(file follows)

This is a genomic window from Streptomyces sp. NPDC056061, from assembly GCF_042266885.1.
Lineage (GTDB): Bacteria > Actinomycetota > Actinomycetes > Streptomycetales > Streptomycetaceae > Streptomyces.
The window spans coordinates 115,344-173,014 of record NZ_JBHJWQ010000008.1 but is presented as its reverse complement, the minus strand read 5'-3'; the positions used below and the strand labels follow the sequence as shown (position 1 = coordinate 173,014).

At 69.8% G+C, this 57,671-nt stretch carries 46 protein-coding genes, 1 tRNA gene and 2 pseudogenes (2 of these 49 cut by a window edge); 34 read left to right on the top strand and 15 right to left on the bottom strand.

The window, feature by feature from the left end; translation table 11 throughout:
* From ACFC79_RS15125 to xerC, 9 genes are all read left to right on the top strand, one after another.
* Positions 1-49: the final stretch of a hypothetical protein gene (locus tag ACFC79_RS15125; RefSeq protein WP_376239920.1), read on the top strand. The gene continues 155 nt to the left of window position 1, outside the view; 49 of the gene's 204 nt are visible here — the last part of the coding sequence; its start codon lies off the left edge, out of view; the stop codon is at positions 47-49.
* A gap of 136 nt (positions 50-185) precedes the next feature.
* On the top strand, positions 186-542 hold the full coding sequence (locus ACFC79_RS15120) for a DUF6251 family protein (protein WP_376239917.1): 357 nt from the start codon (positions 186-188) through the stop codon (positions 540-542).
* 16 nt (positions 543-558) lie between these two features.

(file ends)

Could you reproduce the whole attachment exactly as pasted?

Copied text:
This is a genomic window from Streptomyces sp. NPDC056061, from assembly GCF_042266885.1.
Lineage (GTDB): Bacteria > Actinomycetota > Actinomycetes > Streptomycetales > Streptomycetaceae > Streptomyces.
The window spans coordinates 115,344-173,014 of record NZ_JBHJWQ010000008.1 but is presented as its reverse complement, the minus strand read 5'-3'; the positions used below and the strand labels follow the sequence as shown (position 1 = coordinate 173,014).

At 69.8% G+C, this 57,671-nt stretch carries 46 protein-coding genes, 1 tRNA gene and 2 pseudogenes (2 of these 49 cut by a window edge); 34 read left to right on the top strand and 15 right to left on the bottom strand.

The window, feature by feature from the left end; translation table 11 throughout:
* From ACFC79_RS15125 to xerC, 9 genes are all read left to right on the top strand, one after another.
* Positions 1-49: the final stretch of a hypothetical protein gene (locus tag ACFC79_RS15125; RefSeq protein WP_376239920.1), read on the top strand. The gene continues 155 nt to the left of window position 1, outside the view; 49 of the gene's 204 nt are visible here — the last part of the coding sequence; its start codon lies off the left edge, out of view; the stop codon is at positions 47-49.
* A gap of 136 nt (positions 50-185) precedes the next feature.
* On the top strand, positions 186-542 hold the full coding sequence (locus ACFC79_RS15120) for a DUF6251 family protein (protein WP_376239917.1): 357 nt from the start codon (positions 186-188) through the stop codon (positions 540-542).
* 16 nt (positions 543-558) lie between these two features.